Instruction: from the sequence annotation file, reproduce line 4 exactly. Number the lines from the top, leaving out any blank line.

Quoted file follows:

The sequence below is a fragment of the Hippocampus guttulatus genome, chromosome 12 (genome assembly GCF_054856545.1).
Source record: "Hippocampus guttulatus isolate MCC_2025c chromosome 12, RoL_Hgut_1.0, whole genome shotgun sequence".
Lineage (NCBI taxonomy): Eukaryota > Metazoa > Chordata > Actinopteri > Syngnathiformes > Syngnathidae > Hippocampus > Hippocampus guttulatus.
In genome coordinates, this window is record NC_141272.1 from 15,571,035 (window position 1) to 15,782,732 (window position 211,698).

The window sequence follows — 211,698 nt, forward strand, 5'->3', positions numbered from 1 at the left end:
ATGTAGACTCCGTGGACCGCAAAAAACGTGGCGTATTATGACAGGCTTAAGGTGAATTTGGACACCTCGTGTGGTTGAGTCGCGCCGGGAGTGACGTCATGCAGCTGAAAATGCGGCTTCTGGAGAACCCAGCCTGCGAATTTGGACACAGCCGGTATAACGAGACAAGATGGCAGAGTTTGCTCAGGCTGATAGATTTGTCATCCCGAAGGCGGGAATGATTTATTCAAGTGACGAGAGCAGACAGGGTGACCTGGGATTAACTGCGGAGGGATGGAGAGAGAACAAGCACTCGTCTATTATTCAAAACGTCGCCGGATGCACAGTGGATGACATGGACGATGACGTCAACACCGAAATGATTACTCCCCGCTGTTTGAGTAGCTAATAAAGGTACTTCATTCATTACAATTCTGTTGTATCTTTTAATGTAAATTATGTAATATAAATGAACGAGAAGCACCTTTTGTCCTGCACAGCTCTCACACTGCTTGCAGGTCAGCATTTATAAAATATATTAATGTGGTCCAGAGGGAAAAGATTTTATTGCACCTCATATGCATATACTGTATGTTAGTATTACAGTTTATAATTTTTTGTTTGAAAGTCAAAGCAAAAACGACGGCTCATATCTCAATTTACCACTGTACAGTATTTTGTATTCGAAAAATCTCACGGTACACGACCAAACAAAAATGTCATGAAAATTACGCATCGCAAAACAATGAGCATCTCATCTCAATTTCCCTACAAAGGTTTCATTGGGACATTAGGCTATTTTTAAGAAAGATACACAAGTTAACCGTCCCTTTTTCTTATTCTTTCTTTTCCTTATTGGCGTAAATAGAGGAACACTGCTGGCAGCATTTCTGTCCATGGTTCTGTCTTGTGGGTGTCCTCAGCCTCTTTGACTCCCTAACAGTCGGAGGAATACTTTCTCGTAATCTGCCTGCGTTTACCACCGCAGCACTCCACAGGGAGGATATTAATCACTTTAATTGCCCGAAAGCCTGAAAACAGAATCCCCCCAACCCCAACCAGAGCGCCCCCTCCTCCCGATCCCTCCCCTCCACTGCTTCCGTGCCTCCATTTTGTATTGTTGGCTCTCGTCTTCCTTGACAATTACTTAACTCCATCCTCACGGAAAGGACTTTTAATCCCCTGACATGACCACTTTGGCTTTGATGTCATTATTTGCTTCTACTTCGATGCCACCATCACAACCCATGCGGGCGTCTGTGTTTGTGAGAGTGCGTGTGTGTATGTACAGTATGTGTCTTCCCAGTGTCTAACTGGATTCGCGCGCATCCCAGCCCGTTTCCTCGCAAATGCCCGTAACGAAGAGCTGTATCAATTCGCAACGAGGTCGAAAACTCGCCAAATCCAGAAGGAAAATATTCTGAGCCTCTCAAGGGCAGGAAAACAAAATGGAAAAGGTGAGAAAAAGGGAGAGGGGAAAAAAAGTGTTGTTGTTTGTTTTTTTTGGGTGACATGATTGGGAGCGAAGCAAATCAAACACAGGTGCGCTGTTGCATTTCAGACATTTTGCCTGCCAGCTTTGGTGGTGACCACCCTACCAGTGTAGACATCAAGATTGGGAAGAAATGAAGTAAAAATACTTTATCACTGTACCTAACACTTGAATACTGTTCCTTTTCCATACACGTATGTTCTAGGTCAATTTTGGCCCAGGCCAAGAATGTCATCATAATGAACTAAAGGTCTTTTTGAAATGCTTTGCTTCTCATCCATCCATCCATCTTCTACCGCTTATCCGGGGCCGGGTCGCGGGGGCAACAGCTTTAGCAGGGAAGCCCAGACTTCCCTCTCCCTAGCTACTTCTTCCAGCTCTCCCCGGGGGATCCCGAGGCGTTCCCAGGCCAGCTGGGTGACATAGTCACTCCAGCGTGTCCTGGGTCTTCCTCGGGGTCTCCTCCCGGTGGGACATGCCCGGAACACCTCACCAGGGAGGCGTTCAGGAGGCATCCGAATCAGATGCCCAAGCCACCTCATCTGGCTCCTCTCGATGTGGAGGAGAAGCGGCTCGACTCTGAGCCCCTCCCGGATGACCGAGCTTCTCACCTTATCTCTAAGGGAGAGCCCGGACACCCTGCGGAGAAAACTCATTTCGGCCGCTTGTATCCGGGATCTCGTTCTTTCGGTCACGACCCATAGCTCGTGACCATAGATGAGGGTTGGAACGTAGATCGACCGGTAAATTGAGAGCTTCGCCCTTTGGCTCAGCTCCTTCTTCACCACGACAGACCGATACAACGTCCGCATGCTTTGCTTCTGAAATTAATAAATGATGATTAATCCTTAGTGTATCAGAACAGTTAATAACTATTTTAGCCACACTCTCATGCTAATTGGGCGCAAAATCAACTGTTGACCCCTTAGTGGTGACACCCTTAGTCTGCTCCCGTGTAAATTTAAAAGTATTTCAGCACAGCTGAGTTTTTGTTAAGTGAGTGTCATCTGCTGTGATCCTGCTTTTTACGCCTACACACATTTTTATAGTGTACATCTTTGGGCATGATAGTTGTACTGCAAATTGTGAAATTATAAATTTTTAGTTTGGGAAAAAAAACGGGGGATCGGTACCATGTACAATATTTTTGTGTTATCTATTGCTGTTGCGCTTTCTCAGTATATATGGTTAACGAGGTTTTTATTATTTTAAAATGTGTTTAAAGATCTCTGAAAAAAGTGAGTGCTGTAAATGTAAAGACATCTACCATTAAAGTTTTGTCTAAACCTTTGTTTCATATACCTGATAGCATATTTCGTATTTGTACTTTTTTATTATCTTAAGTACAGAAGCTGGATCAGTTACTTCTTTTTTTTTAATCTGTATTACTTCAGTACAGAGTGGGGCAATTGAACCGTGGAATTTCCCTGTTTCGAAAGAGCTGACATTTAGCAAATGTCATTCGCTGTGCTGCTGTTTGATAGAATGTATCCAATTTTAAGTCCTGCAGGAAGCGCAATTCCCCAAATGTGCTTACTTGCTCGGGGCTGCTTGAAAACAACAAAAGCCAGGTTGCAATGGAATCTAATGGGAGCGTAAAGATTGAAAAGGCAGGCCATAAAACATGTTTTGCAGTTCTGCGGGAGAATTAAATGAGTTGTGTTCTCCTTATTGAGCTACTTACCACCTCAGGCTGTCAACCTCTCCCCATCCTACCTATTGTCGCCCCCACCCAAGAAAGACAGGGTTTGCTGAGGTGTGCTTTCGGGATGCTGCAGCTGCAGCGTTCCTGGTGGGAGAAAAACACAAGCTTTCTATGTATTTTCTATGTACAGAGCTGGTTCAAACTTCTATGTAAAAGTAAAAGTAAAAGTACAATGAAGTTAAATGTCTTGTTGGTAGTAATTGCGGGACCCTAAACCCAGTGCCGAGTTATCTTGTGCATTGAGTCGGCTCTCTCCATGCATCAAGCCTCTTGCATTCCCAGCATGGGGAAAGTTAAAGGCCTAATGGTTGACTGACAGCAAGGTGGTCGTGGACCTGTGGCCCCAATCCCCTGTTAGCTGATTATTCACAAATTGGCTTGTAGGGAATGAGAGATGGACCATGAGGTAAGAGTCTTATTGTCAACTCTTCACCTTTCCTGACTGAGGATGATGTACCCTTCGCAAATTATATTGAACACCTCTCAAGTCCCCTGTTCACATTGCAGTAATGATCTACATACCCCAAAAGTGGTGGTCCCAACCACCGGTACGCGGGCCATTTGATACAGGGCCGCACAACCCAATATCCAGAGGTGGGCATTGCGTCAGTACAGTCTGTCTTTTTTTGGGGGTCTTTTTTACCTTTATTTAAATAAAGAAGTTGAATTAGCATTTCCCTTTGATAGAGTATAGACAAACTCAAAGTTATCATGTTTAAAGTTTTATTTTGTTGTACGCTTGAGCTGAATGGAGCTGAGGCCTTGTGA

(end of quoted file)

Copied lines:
In genome coordinates, this window is record NC_141272.1 from 15,571,035 (window position 1) to 15,782,732 (window position 211,698).